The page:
Gurmel Singh Narang
Date of Birth:
May 15th, 1949
Village Dhudike , District Moga, Punjab, India
Abbotsford, British Columbia
November 22, 2014
To listen to audio interview please click on link below:
Gurmel Singh Narang was born on May 15th, 1949 in Village Dhudike, District Moga, Punjab, India. He came to Canada as a visitor in 1971, applying for his landed immigration status under the skilled worker category (also called entry by point basis). He explained that during those days, people could apply for immigration while in Canada and they had to have 50 points if they wanted to stay in Canada. So he received his immigration in Canada on a point basis and subsequently became a Canadian Citizen.
Before deciding to leave home for Canada, Gurmel Singh lived in his village where he was a college student studying for his Bachelor of Arts degree in the local college. Soon after immigrating to Canada, Gurmel Singh started working in the Nicola Valley Sawmill in Merritt, BC. He acquired his first job with the help of his friends and through the kind recommendation of his paternal aunt (Bhuaji) who knew someone who worked in the mill. At the time of his arrival in early ‘70s, he remembers that it was not easy to find work in the Fraser Valley as there used be a lot of discrimination against the Indian community. Some men used to travel to Hope to work in the mills, as local work was impossible to find. At first, he tried to find work in the local area, but when he did not, he even look as far afield as Port Alberni, Vancouver, New Westminster and Youbou, but as he remembers, “lots of our Indian men already worked in the mills at that time”. But Gurmel Singh persevered, even working at a farm while waiting for a job to materialize from all his efforts.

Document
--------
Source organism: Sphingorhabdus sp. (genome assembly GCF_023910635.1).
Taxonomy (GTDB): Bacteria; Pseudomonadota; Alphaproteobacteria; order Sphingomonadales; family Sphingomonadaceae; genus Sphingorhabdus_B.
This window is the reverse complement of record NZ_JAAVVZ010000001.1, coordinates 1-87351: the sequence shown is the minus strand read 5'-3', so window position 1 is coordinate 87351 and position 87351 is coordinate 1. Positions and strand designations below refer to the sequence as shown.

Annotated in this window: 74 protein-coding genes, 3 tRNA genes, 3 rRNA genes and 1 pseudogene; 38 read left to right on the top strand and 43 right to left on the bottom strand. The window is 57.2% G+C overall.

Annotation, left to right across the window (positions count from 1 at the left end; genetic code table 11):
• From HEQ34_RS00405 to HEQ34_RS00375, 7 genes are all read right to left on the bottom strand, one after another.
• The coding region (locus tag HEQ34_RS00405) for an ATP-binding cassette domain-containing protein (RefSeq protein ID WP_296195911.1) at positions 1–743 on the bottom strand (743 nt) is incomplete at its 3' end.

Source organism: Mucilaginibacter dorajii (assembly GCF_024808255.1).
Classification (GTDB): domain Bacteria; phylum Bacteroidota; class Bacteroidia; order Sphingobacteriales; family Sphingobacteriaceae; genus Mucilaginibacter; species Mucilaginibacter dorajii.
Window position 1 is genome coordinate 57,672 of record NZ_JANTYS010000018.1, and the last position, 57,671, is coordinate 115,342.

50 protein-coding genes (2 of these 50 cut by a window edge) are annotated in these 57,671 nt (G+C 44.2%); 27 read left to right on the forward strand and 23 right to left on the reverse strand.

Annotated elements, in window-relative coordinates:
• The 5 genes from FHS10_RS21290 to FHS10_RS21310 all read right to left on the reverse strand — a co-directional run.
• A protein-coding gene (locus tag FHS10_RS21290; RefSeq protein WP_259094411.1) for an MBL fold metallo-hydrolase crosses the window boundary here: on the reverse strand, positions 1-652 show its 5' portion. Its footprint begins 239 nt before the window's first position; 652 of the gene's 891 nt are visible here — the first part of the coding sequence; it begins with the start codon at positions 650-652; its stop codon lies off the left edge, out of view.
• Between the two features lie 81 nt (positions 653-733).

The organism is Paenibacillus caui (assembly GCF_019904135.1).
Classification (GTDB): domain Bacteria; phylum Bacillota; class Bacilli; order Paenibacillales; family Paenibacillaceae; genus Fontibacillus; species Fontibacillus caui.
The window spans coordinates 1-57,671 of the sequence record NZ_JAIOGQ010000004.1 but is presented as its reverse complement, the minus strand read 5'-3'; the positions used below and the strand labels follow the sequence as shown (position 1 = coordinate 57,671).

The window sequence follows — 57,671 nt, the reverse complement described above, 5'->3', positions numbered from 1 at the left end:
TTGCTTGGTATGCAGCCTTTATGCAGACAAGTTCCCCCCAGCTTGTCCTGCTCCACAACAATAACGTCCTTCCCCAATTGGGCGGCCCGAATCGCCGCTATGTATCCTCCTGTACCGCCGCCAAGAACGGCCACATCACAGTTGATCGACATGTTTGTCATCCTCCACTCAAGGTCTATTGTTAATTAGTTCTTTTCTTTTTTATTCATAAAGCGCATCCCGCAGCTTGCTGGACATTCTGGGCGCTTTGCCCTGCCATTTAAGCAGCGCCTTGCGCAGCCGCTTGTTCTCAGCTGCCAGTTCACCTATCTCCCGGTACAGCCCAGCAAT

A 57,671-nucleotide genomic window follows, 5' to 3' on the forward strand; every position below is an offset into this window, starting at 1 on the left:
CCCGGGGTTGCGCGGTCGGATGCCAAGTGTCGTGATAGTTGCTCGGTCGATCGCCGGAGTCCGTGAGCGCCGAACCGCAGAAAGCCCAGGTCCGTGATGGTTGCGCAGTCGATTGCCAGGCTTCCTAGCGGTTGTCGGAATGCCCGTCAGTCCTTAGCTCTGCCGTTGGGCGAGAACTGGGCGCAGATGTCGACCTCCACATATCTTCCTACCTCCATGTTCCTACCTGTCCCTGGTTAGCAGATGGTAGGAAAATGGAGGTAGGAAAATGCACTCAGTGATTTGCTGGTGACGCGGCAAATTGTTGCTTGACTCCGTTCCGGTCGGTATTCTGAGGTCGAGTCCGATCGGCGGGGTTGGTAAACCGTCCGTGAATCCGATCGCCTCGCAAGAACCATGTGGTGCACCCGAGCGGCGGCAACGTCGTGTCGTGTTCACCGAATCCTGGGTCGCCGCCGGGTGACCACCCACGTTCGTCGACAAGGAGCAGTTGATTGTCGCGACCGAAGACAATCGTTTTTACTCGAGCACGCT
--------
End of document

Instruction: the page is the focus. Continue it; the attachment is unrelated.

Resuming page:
The first job Gurmel Singh acquired was at a plywood mill. In the Veneer plant, where plywood was made, he started working on the green chain, but soon he learned how to operate the forklift and the lathe machine. Never having experienced this kind of work, he was keen to learn and the opportunity came as he worked at different jobs at the Nicola Valley Sawmill. The mill has recently started a new career plant to make plywood. Veneer was the raw material used to make plywood, and then the raw material was shipped to a plywood mill.
As time went along, Gurmel Singh worked in a number of mills in BC. From 1971 to72, he worked in Nicola Valley before getting married in 1973. In 1974 he went to visit someone in Port Alberni and there he applied for a job in another sawmill named Port Alberni Pacific Division Mill, (also called APD). He felt lucky to have been hired and as usual, he started on the green chain (one of the most difficult jobs in the mill), but slowly within the first year, he got a grading ticket to work grading lumber. Port Alberni became home until 1978 for approximately 4 years, before getting transferred to Vancouver to McMillan White Pine Mill in Vancouver on Marine Drive. His parents had immigrated and joined him in 1977, one year previous to moving to Vancouver.